In recent years there has been an increasing interest in water-alternating-gas (WAG) processes, both miscible and immiscible. WAG injection is an oil recovery method initially aimed to improve sweep efficiency during gas injection. In some recent applications produced hydrocarbon gas has been re-injected in water injection wells with the aim of improving oil recovery and pressure maintenance. Oil recovery by WAG has been attributed to contact of unswept zones, especially recovery of attic or cellar oil by exploiting the segregation of gas to the top or accumulating of water towards the bottom. Since the residual oil after gas flooding is normally lower than the residual oil after water flooding, and three-phase zones may obtain lower remaining oil saturation, water- alternating-gas has potential for increased microscopic displacement efficiency. WAG injection, thus, can lead to improved oil recovery by combining better mobility control and contacting unswept zones, and also leading to improved microscopical displacement.

This study is a review of the WAG field experience as it is found in the literature today from the first reported WAG in 1957 in Canada and up to new experience from the North Sea. About 60 fields have been reviewed. Both onshore and offshore projects have been included, as well as WAG with hydrocarbon or non-hydrocarbon gases. Wellspacing is very different from onshore projects (where fine patterns often are applied) to offshore projects (well spacing in the order of 1000 meters).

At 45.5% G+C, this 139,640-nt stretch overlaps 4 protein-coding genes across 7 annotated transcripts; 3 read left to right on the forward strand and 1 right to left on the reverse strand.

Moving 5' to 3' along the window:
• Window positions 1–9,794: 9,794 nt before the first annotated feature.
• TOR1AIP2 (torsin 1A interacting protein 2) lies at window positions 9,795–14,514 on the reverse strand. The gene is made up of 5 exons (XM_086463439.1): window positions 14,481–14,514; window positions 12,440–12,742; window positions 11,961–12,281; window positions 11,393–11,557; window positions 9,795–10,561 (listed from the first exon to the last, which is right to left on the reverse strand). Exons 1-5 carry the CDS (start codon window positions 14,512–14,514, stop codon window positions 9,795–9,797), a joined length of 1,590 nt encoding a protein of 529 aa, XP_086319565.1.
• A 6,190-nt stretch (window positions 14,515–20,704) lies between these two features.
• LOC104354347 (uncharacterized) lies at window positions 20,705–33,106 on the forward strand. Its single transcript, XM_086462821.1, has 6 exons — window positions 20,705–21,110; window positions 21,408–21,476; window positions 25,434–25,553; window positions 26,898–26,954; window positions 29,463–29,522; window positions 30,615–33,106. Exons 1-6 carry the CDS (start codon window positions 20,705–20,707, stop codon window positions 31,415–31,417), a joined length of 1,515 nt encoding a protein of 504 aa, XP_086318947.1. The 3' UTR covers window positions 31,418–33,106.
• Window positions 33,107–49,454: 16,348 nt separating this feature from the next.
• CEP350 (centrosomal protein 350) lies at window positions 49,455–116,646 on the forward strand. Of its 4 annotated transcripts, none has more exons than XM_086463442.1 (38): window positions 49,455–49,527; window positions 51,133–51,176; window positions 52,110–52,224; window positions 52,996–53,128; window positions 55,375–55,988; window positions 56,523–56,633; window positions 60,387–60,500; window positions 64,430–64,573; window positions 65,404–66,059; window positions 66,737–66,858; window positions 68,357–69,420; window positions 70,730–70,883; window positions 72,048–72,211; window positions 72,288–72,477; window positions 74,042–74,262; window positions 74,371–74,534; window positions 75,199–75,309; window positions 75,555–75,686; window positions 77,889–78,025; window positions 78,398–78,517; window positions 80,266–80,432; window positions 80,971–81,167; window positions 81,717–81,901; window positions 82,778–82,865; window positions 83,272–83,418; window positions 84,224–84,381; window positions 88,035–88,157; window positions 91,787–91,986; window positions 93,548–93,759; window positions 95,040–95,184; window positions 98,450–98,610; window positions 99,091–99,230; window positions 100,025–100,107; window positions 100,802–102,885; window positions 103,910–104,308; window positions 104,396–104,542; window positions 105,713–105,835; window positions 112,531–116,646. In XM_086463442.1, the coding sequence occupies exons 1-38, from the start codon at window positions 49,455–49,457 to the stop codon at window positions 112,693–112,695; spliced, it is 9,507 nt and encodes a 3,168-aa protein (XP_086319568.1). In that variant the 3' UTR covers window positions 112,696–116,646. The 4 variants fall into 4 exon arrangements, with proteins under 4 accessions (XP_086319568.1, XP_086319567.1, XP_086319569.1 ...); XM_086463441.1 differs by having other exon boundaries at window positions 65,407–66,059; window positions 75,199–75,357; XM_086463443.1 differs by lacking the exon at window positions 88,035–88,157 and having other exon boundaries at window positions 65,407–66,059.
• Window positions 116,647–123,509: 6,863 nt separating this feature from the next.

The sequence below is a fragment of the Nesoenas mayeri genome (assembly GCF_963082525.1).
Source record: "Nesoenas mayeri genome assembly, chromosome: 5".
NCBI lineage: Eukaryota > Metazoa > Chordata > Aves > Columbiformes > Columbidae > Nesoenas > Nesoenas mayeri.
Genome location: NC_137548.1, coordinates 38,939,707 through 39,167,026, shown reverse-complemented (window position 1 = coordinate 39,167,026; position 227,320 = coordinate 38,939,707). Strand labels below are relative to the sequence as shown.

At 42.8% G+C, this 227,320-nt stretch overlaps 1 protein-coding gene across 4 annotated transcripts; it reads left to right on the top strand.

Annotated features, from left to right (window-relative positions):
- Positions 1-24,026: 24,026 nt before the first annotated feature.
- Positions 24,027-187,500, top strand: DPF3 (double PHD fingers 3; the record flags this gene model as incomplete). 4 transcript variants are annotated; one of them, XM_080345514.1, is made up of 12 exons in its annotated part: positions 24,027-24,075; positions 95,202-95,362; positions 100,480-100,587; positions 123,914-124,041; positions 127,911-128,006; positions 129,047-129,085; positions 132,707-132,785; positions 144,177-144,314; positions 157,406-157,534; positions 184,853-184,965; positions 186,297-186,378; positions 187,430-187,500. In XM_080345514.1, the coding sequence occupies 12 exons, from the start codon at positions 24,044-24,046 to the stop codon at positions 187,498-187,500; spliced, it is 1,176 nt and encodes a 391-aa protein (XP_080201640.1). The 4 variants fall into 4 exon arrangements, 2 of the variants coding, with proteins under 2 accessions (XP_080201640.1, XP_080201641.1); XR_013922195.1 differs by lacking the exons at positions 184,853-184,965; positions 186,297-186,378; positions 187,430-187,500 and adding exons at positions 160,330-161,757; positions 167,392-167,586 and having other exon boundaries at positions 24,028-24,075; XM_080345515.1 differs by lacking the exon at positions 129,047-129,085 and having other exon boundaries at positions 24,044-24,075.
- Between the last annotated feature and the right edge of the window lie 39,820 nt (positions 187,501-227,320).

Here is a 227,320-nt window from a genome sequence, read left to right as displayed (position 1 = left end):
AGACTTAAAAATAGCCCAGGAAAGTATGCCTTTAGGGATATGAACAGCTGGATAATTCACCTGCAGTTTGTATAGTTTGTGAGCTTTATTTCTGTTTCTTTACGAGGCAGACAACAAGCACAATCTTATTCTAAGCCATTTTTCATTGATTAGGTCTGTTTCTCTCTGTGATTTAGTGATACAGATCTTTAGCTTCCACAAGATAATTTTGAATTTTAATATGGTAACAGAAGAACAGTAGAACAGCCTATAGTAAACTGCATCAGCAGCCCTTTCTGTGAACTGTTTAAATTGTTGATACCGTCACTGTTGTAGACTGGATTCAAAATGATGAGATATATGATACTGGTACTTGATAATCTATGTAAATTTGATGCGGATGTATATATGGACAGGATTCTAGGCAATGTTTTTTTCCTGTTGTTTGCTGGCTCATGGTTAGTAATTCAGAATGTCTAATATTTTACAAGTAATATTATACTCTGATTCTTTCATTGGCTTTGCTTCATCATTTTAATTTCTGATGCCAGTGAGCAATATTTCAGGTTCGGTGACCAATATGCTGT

For the fields reviewed, a common trend for the successful injections is an increased oil recovery in the range of 5-10 per cent of the OIIP. Very few field trials have been reported as unsuccessful, but operational problems are often commented. Though, the injectivity and production problems are generally not detrimental for the WAG process, special attention has been given to breakthrough of injected phases (water or gas). Improved oil recovery by WAG is discussed as influenced by rock type, injection strategy, miscible/immiscible gas, and well spacing.

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